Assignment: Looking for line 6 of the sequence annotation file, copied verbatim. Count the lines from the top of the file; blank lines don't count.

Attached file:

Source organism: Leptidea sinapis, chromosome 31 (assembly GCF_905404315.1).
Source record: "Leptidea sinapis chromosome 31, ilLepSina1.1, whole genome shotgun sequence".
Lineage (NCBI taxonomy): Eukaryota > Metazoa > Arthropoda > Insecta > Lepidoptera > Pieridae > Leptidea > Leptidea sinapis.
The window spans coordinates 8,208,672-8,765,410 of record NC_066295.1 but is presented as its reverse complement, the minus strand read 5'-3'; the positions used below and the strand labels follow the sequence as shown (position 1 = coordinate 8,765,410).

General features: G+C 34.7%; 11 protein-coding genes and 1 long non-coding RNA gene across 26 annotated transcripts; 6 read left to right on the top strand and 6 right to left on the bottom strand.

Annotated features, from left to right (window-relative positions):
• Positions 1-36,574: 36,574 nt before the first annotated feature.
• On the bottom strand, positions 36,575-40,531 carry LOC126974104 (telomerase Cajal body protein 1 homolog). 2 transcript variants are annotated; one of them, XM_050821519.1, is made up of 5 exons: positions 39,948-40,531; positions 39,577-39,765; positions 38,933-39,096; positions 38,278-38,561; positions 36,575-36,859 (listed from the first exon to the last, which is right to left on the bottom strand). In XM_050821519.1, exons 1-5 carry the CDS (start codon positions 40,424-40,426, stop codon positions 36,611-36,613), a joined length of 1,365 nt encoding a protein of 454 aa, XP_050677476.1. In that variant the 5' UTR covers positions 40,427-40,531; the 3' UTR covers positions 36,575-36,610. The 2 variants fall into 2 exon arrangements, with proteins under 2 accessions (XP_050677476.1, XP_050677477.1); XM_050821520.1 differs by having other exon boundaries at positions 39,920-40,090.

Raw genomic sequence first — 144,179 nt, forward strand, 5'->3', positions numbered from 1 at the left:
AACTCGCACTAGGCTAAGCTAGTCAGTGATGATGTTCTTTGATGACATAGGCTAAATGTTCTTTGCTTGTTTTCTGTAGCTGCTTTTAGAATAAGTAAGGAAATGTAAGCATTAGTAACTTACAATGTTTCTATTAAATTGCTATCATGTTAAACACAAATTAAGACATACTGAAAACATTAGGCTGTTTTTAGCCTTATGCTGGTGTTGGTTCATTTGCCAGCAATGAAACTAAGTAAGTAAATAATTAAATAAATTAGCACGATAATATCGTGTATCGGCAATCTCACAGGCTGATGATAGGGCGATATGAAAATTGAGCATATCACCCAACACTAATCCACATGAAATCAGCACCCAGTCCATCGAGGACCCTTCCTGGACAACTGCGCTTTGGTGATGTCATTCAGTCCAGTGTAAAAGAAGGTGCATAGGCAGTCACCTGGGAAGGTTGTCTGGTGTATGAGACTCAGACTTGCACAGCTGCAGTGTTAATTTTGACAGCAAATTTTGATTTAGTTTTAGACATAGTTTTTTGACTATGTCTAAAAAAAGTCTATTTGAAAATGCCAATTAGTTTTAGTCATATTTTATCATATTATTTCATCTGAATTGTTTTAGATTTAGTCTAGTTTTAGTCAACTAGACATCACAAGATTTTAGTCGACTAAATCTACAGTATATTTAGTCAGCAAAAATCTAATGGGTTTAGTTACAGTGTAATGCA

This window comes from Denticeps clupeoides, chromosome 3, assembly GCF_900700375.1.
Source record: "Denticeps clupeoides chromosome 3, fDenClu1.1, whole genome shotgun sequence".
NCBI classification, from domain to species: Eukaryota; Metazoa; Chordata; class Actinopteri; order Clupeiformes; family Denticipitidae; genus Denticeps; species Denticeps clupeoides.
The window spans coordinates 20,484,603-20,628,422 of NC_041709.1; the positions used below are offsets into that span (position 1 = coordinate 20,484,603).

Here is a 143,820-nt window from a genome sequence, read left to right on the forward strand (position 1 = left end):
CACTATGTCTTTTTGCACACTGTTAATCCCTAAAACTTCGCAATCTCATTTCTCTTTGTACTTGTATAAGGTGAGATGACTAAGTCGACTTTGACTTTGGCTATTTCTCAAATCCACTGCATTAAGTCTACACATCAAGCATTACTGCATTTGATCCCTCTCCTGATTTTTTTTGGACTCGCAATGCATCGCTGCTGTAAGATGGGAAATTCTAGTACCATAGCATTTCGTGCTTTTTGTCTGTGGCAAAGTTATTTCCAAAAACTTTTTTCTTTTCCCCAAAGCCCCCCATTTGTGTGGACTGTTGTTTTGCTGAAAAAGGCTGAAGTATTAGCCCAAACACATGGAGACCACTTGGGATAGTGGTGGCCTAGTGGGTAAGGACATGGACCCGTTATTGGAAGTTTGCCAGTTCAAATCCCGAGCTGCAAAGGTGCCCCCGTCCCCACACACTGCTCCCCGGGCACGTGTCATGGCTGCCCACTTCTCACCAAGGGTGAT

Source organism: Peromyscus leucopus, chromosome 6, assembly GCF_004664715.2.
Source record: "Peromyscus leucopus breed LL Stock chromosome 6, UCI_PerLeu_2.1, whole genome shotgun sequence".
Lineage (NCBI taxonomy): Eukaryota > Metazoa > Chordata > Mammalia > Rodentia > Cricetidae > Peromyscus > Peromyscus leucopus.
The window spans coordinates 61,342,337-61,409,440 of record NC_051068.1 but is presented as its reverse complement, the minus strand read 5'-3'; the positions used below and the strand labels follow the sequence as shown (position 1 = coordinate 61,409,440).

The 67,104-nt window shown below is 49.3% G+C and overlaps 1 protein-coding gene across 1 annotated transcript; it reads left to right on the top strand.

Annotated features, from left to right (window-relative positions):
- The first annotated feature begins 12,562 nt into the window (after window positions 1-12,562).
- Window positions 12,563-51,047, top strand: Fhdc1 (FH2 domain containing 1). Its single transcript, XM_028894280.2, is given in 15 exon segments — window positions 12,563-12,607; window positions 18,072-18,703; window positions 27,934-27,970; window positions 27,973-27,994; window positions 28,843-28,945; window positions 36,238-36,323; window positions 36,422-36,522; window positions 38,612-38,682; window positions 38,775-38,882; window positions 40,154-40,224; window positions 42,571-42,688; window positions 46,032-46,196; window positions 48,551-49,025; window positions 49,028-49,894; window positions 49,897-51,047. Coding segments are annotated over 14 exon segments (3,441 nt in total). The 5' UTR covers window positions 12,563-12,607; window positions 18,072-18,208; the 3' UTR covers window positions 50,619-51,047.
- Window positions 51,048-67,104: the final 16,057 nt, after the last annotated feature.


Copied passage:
Annotated features, from left to right (window-relative positions):